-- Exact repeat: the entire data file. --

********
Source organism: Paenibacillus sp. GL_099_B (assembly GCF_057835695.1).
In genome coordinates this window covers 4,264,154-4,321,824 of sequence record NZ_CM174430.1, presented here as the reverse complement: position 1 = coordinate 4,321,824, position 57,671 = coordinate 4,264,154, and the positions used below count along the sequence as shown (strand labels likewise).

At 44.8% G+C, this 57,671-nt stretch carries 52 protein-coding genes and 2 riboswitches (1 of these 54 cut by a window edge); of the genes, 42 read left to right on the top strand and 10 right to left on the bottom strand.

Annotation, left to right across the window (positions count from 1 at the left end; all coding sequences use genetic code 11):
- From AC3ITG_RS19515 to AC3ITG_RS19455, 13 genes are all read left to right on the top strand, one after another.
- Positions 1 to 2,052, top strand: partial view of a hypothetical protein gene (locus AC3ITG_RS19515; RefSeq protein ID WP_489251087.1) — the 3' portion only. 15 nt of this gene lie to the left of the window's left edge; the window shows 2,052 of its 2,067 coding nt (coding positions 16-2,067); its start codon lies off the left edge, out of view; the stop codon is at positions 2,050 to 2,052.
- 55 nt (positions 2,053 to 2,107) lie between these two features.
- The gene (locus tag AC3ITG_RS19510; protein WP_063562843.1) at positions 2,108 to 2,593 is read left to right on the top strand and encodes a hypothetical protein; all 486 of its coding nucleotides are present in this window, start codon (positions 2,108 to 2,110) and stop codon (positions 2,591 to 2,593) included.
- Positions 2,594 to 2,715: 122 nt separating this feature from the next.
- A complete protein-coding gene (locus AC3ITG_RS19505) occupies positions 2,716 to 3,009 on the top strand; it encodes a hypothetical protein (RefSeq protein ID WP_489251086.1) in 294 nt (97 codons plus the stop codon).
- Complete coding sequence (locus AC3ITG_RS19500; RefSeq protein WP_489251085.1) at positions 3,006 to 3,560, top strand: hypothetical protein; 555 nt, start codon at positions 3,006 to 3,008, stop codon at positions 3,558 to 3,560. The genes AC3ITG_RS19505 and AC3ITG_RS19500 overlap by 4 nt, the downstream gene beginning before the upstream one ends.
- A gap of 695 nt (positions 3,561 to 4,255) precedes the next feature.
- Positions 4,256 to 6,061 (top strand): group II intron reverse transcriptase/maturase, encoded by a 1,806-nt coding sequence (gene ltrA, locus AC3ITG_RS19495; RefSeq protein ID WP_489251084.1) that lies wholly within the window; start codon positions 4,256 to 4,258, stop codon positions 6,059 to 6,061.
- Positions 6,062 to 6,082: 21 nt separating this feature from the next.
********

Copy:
Source organism: Paenibacillus sp. GL_099_B (assembly GCF_057835695.1).
In genome coordinates this window covers 4,264,154-4,321,824 of sequence record NZ_CM174430.1, presented here as the reverse complement: position 1 = coordinate 4,321,824, position 57,671 = coordinate 4,264,154, and the positions used below count along the sequence as shown (strand labels likewise).

At 44.8% G+C, this 57,671-nt stretch carries 52 protein-coding genes and 2 riboswitches (1 of these 54 cut by a window edge); of the genes, 42 read left to right on the top strand and 10 right to left on the bottom strand.

Annotation, left to right across the window (positions count from 1 at the left end; all coding sequences use genetic code 11):
- From AC3ITG_RS19515 to AC3ITG_RS19455, 13 genes are all read left to right on the top strand, one after another.
- Positions 1 to 2,052, top strand: partial view of a hypothetical protein gene (locus AC3ITG_RS19515; RefSeq protein ID WP_489251087.1) — the 3' portion only. 15 nt of this gene lie to the left of the window's left edge; the window shows 2,052 of its 2,067 coding nt (coding positions 16-2,067); its start codon lies off the left edge, out of view; the stop codon is at positions 2,050 to 2,052.
- 55 nt (positions 2,053 to 2,107) lie between these two features.
- The gene (locus tag AC3ITG_RS19510; protein WP_063562843.1) at positions 2,108 to 2,593 is read left to right on the top strand and encodes a hypothetical protein; all 486 of its coding nucleotides are present in this window, start codon (positions 2,108 to 2,110) and stop codon (positions 2,591 to 2,593) included.
- Positions 2,594 to 2,715: 122 nt separating this feature from the next.
- A complete protein-coding gene (locus AC3ITG_RS19505) occupies positions 2,716 to 3,009 on the top strand; it encodes a hypothetical protein (RefSeq protein ID WP_489251086.1) in 294 nt (97 codons plus the stop codon).
- Complete coding sequence (locus AC3ITG_RS19500; RefSeq protein WP_489251085.1) at positions 3,006 to 3,560, top strand: hypothetical protein; 555 nt, start codon at positions 3,006 to 3,008, stop codon at positions 3,558 to 3,560. The genes AC3ITG_RS19505 and AC3ITG_RS19500 overlap by 4 nt, the downstream gene beginning before the upstream one ends.
- A gap of 695 nt (positions 3,561 to 4,255) precedes the next feature.
- Positions 4,256 to 6,061 (top strand): group II intron reverse transcriptase/maturase, encoded by a 1,806-nt coding sequence (gene ltrA, locus AC3ITG_RS19495; RefSeq protein ID WP_489251084.1) that lies wholly within the window; start codon positions 4,256 to 4,258, stop codon positions 6,059 to 6,061.
- Positions 6,062 to 6,082: 21 nt separating this feature from the next.